Is God an Algorithm?                                (978 words)

by Norman Walford      

“Norman, what do you think about gay marriage?”

That was Linda, from across the table over dinner at the Singapore Swiss Club under a dark warm
tropical night sky.

I launched into my standard answer.

“Marriage is essentially a contract. An exclusive contract between two people in which they pledge a
commitment to love and respect one another, and to refrain from sexual relations with anyone else as
long as they live. It seems to me that if two people wish to enter into a contract not to have sex with
anyone else, then that’s no one’s business but their own.”

I went on to explain, as I usually do since a lot of people seem unaware of it, that marriage is by no
means an exclusively Christian institution. It was practiced in many cultures all over the world
thousands of years before Christianity was ever thought of. The church may think to have adopted it
but they certainly don’t own it.

At that point Robert entered the discussion from my left.
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      In mathematics and
    computer science, an
    algorithm (
    i/ˈælɡərɪðəm/ AL-gə-ri-
    dhəm) is a step-by-step
    procedure for
    calculations. Algorithms
    are used for calculation,
    data processing, and
    automated reasoning.

      An algorithm is an
    effective method
    expressed as a finite list
    [1] of well-defined
    instructions[2] for
    calculating a function.[3]
    Starting from an initial
    state and initial input
    (perhaps empty),[4] the
    instructions describe a
    computation that, when
    executed, proceeds
    through a finite [5]
    number of well-defined
    successive states,
    eventually producing
    "output"[6] and
    terminating at a final
    ending state.
It’s surprising really that people should see God in that way (though I must admit to having done it
myself for many years)—after all we humans transcended the merely algorithmic long ago, and it’s
hard to see that God should be constrained in a way that his creation has moved beyond. But there it
is. Among the many negative attributes that we regularly heap on our God, this is one.

To elaborate this example, the bible tells us that God in certain times and places may choose to
overlook sins, and in other times and places He ‘commands all men to repent’ . What, the algorithm
has changed? At one time God can overlook a sin, and at another time take it seriously and demand
action? That’s what it says. Or perhaps God never really had an algorithm at all. Perhaps He’s just
not an algorithmic God.

And it’s not just a change over time, is it? God overlooks many, many sins in my life. Then every so
often, He picks up on one particular one and demands I address it. Why this one and not that one? I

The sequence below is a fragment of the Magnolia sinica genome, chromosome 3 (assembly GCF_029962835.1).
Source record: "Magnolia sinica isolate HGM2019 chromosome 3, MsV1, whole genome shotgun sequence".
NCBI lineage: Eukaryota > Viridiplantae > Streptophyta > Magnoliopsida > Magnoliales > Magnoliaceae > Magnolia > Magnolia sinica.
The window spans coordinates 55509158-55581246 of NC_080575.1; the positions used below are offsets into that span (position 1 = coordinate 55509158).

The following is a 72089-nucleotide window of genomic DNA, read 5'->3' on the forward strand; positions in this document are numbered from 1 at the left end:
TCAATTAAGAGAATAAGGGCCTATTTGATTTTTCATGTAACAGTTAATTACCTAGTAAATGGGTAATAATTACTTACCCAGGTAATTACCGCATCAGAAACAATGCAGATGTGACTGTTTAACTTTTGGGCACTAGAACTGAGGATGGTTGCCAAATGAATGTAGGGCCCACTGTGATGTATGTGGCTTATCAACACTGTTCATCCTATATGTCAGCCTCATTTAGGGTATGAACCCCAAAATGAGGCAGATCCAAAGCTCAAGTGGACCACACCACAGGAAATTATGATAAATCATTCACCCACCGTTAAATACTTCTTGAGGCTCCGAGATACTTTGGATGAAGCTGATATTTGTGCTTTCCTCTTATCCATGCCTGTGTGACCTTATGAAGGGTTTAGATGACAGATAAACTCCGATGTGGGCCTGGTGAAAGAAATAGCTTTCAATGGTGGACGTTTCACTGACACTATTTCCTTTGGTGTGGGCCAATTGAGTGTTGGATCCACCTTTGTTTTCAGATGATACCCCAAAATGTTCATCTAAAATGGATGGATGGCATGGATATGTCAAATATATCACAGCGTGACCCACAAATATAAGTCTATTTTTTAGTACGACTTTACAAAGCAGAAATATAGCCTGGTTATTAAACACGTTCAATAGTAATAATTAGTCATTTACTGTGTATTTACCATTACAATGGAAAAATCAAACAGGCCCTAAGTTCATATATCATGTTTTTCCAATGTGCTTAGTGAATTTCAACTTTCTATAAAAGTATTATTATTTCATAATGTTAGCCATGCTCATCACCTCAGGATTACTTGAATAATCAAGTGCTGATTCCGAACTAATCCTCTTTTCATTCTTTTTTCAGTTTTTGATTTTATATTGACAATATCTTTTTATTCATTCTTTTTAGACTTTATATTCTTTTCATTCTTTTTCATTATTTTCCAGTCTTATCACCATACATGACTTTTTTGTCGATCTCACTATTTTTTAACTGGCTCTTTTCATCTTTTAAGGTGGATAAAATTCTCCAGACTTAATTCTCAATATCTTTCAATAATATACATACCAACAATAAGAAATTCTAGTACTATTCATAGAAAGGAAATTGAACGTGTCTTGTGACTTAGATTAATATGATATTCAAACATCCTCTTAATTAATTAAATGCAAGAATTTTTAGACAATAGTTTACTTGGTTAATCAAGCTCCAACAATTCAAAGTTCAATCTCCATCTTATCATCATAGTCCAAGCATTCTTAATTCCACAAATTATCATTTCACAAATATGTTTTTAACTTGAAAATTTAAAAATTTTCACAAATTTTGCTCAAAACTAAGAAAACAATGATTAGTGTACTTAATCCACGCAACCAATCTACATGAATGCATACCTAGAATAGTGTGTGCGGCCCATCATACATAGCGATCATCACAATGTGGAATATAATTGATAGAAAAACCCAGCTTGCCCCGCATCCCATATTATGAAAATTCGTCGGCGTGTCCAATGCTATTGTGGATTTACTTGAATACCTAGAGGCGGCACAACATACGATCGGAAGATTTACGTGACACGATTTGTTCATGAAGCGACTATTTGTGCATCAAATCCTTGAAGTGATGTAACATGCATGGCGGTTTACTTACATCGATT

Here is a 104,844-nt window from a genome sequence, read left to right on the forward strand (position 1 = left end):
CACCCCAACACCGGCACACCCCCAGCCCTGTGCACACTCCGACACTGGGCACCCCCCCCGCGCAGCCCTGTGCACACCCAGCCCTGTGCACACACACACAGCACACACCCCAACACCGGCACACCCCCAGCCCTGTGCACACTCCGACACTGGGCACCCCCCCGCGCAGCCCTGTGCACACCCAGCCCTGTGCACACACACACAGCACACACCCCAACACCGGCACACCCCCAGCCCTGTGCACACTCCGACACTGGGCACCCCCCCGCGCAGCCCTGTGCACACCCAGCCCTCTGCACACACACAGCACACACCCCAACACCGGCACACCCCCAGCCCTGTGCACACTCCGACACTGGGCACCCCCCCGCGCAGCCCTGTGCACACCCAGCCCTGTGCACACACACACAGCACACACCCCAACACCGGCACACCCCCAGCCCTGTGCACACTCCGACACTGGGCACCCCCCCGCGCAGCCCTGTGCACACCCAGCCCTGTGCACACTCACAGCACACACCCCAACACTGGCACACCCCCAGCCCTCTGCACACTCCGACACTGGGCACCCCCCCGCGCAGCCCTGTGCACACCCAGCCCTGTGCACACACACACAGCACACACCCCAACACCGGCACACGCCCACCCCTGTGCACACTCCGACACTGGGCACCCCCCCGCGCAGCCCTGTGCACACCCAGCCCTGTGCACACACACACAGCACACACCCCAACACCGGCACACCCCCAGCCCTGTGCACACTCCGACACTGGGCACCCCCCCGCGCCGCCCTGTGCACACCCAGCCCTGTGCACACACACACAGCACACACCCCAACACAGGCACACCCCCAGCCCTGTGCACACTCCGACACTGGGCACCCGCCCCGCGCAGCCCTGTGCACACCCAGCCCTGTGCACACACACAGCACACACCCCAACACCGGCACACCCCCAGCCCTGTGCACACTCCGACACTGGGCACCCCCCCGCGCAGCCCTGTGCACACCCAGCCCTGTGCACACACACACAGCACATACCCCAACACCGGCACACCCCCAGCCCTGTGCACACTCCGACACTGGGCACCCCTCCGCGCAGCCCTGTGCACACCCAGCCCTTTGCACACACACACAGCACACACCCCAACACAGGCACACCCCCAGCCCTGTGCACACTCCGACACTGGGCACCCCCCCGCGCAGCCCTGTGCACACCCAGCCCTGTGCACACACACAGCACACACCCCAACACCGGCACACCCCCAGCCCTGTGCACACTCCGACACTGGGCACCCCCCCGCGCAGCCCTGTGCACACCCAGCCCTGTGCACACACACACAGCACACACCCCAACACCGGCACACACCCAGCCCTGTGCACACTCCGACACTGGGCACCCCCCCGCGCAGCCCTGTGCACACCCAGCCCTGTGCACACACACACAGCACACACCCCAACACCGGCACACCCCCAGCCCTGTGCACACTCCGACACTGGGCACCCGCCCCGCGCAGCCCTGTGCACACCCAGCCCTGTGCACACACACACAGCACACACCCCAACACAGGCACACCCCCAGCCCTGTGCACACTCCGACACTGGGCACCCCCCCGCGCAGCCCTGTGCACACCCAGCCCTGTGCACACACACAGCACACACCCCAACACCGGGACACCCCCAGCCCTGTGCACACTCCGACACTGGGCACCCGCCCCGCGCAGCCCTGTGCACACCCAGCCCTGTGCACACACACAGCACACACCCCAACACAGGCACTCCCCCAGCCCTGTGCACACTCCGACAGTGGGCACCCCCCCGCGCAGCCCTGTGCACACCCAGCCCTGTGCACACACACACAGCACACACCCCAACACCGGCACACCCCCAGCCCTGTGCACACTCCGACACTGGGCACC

don’t know. That’s God’s business, not mine.

This is where we get into trouble when we start pontificating about gay marriage or gayness in
general or any kind of relationship for that matter. God can look at two relationships which to our eyes
may be identical and say, This one I overlook, but on that one I demand action.  That’s His right and
we need to respect it. I can start criticizing something, and I may even have a point; but what if God
has decided that He wants to overlook at this time?  How much damage might I be doing by my own
narrowly algorithmic approach?

This is why we need to be careful when discussing other people’s real or supposed sins. We could
even be right—who know? But it’s not really our call, is it. God may be working outside our algorithm.
Algorithmic thinking is contrary to the principle of love, it’s contrary to God’s nature. It’s fundamentally
legalistic, and it’s a basic Pharisee trait. It’s a trap we need to avoid.
Robert’s view on gay marriage and gayness in general  is quite rigid.
It reflects a widely held evangelical view that I think is so well known
that I don’t need to spell it out. I attempted a rational discussion but
was met by rising voices and a tide of hostility verging on abuse.
Argument over.

A big part of Robert’s problem in this is that he’s probably never met
a gay Christian in his life. I’ve met lots—living for more than three
years in Amsterdam, the ‘gay capital of Europe’, one can hardly not.
Some of them are good friends. I’ve heard their anguish, empathized
with their pain.

Robert hasn’t. For him it’s an abstract problem. Theoretical. A bit like
Hitler’s ‘Jewish problem’. Hitler had never actually met any of his
victims, he’d never been to the camps. The problem was a
theoretical one for which a theoretical solution could be worked out
on paper and then executed by others. Abstract. Algorithmic.

An algorithm describes a standard set of instructions to be executed
on an initial input in order to come up with an output.

Addition is an algorithmic process.  I type “2 + 2 =”, press ENTER,
the internal computer algorithm runs through, and the answer comes
up “4”. I can do it a million times over, and a million times I will get the
answer 4. It can never be different. That’s what algorithms do.
Standard input, standard set of instructions executed, standard

A lot of Christians think of God in algorithmic terms—that is, that God’
s primary modes of decision-making and analysis are essentially
algorithmic. Meaning that in a given situation, God is constrained to
respond in a given way, and have a standardized output.
Like for example, SIN —> ANGRY GOD  —>  PUNISHMENT . That
sort of thing. As if God is so rigidly constrained by his internal nature
as to have no actual choice in the matter, no free will.